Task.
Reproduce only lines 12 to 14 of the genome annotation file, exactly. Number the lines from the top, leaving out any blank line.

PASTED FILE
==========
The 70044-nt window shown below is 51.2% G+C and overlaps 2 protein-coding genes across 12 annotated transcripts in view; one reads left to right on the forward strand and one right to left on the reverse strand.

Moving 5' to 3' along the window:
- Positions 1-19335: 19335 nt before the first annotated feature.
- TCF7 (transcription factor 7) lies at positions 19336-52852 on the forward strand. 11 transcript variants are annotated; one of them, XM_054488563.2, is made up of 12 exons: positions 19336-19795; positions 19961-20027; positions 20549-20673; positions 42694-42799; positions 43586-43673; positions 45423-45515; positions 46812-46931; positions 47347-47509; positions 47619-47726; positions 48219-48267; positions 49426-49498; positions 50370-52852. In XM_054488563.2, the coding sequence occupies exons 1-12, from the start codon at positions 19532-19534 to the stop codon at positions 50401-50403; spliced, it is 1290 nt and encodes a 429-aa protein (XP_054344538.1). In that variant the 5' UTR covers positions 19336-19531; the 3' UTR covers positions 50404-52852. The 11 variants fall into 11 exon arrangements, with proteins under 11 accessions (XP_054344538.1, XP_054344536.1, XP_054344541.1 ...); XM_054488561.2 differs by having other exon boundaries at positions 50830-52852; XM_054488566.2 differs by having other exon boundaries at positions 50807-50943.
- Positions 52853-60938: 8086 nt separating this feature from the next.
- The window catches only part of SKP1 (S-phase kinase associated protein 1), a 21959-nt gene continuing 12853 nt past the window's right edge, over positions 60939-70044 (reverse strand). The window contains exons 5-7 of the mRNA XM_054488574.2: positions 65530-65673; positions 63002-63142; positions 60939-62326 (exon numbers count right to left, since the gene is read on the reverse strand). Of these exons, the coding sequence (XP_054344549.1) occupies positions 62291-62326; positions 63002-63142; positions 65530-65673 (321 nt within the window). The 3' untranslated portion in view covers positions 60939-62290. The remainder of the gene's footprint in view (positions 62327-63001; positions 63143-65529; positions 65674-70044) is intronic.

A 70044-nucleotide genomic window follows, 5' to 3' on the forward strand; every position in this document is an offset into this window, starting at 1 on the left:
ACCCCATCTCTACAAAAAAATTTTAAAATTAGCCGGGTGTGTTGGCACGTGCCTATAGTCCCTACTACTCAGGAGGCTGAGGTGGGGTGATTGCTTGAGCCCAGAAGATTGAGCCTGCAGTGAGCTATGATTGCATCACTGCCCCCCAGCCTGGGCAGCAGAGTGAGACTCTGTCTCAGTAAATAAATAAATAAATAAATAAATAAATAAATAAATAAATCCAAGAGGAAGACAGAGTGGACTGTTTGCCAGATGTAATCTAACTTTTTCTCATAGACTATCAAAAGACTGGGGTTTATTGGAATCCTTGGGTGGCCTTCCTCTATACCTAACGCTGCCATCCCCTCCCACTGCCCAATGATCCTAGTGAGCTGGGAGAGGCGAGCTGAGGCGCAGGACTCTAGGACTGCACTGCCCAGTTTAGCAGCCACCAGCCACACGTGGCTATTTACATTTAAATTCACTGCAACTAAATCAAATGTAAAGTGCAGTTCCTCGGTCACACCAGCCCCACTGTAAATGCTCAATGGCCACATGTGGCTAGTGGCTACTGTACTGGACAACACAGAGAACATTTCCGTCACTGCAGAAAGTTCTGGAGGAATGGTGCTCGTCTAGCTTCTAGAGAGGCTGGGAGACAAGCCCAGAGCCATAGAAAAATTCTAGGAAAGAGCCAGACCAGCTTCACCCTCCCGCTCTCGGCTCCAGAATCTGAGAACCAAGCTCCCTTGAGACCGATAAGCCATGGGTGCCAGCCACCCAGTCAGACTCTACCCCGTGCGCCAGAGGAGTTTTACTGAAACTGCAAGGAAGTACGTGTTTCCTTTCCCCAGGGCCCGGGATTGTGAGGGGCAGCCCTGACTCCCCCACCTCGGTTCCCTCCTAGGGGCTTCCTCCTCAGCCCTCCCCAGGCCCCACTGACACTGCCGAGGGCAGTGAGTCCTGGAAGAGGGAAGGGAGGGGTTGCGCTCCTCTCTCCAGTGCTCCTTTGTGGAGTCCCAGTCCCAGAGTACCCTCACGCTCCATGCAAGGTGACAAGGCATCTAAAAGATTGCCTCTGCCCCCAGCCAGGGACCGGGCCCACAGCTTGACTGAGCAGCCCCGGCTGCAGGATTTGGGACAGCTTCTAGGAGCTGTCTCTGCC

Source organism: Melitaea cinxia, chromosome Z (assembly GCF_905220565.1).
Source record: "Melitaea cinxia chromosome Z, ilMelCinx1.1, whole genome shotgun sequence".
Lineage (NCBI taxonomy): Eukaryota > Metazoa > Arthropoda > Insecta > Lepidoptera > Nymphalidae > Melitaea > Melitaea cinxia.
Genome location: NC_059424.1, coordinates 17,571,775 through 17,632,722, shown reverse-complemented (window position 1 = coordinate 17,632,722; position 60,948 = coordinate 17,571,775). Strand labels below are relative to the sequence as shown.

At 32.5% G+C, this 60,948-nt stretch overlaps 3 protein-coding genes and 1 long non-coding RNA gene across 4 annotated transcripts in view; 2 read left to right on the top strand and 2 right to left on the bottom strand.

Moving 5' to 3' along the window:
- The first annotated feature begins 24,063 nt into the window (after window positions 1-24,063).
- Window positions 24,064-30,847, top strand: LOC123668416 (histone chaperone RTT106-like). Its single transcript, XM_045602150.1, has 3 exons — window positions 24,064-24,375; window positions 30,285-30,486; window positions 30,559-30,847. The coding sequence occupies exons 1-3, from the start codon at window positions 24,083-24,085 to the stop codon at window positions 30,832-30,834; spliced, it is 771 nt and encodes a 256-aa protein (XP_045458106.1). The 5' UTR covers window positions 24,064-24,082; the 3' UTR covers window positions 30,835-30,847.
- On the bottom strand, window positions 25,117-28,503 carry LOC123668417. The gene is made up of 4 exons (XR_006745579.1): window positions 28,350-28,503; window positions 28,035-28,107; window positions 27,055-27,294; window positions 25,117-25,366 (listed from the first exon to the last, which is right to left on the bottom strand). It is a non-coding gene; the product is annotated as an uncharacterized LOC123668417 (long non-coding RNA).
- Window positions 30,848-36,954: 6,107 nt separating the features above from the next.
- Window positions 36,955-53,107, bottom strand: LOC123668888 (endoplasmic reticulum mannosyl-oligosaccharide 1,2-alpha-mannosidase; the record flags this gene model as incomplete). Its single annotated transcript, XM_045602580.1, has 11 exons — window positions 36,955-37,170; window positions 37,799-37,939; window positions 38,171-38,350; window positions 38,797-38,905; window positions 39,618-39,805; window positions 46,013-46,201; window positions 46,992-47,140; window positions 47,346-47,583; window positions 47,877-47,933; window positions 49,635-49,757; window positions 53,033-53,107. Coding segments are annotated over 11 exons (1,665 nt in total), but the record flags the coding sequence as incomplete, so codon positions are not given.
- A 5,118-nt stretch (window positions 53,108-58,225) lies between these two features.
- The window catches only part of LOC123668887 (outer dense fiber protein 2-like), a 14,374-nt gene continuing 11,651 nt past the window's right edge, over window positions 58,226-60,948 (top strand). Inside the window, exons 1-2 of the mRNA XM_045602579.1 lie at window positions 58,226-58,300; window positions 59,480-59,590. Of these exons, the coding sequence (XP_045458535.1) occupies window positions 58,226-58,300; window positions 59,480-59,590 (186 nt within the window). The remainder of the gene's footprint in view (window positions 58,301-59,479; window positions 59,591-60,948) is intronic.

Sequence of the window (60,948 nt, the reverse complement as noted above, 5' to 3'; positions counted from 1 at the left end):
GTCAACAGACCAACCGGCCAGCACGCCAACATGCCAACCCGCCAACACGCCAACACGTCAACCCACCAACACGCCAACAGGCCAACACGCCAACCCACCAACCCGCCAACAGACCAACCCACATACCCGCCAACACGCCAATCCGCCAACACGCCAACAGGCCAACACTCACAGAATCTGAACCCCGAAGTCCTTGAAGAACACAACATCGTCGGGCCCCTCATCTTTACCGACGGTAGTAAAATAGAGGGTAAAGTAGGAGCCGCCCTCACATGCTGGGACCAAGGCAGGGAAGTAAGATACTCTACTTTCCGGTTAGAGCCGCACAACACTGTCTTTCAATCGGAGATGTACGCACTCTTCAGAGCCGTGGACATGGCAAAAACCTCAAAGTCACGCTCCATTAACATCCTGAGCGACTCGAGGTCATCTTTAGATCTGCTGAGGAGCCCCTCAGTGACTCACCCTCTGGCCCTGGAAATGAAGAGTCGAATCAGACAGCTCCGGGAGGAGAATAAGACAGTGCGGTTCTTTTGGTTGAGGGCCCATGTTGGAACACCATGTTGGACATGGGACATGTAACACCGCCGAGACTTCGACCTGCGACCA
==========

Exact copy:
Genome location: NC_059424.1, coordinates 17,571,775 through 17,632,722, shown reverse-complemented (window position 1 = coordinate 17,632,722; position 60,948 = coordinate 17,571,775). Strand labels below are relative to the sequence as shown.

At 32.5% G+C, this 60,948-nt stretch overlaps 3 protein-coding genes and 1 long non-coding RNA gene across 4 annotated transcripts in view; 2 read left to right on the top strand and 2 right to left on the bottom strand.

Moving 5' to 3' along the window: